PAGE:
questions about camxes PEG grammar

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scope845h...@icebubble.org

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Jan 24, 2021, 4:35:34 PMJan 24
to loj...@googlegroups.com
doi la camxes .a la masatos.xagiuaras .a la gleki .a la ilmen .e zo'e

I'm looking at the PEG grammar for Lojban in the repository at
https://github.com/lojban/ilmentufa and have some questions...


le preti xi pa pi'e pa zo'u:

{za'a} The build system is written in Javascript, and doesn't use a
traditional build system, i.e. "make". {.uanai} Why?

{.e'u} I think the system would be much clearer if it used standard
tools like make, sed, awk, and/or diff/patch. Because PEG files are
line-oriented, awk would probably be preferable to sed. Most systems
that have git (the format of the repository) will already have these
tools. Providing the alternative grammars as diffs would probably be
ideal, because diffs are easily read and understood by human beings,
and can be applied manually, without even needing any extra software
at all. (Any text editor would suffice.)

If I actually did use the JS script to build the alternative grammars,
the next thing I'd do would be to run a diff on them, anyway, to see
what changes are made in each of the grammars. So, using diff & patch
would seem to be most sensible.


le preti xi pa pi'e re zo'u:

{za'a} The README.md is rather confusing and written in broken
English. {ru'a} Without intending any offense, it appears as if
English is not the author's native language.

{.e'u} I would be happy to discuss the README, off-list, to figure out
what the author means, and help re-work the README to make it clearer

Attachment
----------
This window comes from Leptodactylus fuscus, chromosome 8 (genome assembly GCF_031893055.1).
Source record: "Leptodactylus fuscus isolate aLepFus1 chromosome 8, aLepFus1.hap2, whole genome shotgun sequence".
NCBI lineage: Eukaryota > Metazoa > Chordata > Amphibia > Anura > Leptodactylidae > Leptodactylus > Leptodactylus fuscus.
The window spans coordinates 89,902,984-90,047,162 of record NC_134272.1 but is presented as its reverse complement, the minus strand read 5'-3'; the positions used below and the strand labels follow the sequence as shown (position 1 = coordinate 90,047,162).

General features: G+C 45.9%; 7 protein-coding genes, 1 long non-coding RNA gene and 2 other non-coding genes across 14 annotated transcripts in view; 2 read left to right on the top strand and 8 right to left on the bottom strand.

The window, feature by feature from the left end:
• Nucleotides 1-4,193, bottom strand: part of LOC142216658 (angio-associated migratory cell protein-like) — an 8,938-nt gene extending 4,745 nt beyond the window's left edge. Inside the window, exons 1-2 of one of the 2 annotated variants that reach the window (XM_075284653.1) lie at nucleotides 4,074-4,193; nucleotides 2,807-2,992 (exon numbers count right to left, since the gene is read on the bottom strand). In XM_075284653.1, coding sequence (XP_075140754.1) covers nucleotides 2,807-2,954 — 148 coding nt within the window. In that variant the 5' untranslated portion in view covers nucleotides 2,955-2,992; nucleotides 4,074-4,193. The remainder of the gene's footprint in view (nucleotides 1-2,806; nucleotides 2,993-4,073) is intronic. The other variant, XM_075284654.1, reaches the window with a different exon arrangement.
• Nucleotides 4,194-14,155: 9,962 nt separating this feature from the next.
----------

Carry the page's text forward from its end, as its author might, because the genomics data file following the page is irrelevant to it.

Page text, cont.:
and more understandable.


le preti xi pa pi'e ci zo'u:

{za'a} The .peg files contain a brief description of the syntax of
parsing expressions:

...
# 3) Concatenation is expressed by juxtaposition with no operator symbol.
# 4) / represents *ORDERED* alternation (choice). If the first
# option succeeds, the others will never be checked.
# 5) ? indicates that the element to the left is optional.
# 6) * represents optional repetition of the construct to the left.
# 7) + represents one_or_more repetition of the construct to the left.
...

{.uanai} However, it does not specify the order of operations or
relative precedence of each of the operators. For example, does
"a <- b c / d" mean "a <- (b c) / d" or "a <- b (c / d)"? And
does "x <- y / z+" mean "x <- (y / z)+" or "x <- y / (z+)"?

{ja'o} One can intuit the intended order of operations by reading the
file, with a knowledge of Lojban grammar, but {.e'u} more specificity
would be helpful.


le preti xi re pi'e pa zo'u:

{za'a} I noticed that you handle elidible terminators differently in